There’s a lot of talk in a lot of places about online qualitative research. What size? What platform? Who do you recruit? How do you recruit them? How do you pay them / reward them? Do you pay them?
These are all important questions and tricky questions – and I don’t think we have the perfect answers to them. However, I thought I would share my experience about what makes a good online qualitative experience.
A couple of caveats. My experience of qualitative research has been largely limited to what I would call Online Qualitative Forums. I’ve heard them called bulletin boards, asynchronous discussion forums and many other terms. I’ve been running online qualitative forums for the past 6 years or so, having used a number of different and evolving platforms and having researched a number of different topics.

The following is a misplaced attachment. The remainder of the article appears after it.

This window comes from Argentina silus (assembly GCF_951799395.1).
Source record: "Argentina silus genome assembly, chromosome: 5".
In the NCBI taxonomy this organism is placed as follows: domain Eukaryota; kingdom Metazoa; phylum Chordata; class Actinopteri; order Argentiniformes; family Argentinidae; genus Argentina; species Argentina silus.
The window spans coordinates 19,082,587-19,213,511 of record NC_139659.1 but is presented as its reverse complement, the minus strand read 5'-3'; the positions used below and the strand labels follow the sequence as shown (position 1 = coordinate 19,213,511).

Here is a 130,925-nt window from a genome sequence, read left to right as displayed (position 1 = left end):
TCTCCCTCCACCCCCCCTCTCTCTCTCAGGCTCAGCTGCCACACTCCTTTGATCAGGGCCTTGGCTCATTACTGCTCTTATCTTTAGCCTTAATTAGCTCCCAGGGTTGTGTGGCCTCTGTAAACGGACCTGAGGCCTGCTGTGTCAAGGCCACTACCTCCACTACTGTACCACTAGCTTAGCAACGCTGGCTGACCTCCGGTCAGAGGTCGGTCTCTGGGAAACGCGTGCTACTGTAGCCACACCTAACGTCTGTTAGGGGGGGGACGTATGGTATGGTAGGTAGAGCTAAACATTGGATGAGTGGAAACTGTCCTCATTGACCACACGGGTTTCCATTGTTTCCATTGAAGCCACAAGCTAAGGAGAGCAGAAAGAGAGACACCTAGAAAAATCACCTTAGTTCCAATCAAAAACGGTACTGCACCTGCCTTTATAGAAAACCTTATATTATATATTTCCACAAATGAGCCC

I’ve not had a great deal of experience with larger MROCs – I find them fascinating, but I’ve never found the project or the client to work with them in Australia. However, I think many of these learnings can be applied (or adapted) to these larger communities.
So, if you’re thinking of taking the leap and running an online qualitative project, here are my top tips…
- Consider length and size: Personally, I like smaller and shorter forums. Honestly, this is largely because I’ve never worked on a large MROC, but I also like the intimacy and intenseness of a smaller group. I aim for around 30-40 participants over about a period of 7 days. I find that this way I’m able to keep on top of the board, what’s happening, who’s saying what and how the participants are finding the experience.
- Structure your incentives: It is hard in an online forum to keep participants committed for the full week. To help with this, I tend to structure the incentives so that they are tied to participation. An amount for signing on, and then incentives for each of the next days work, and then something extra for completing. Bonuses for good work, extra tasks can also help to motivate and engage.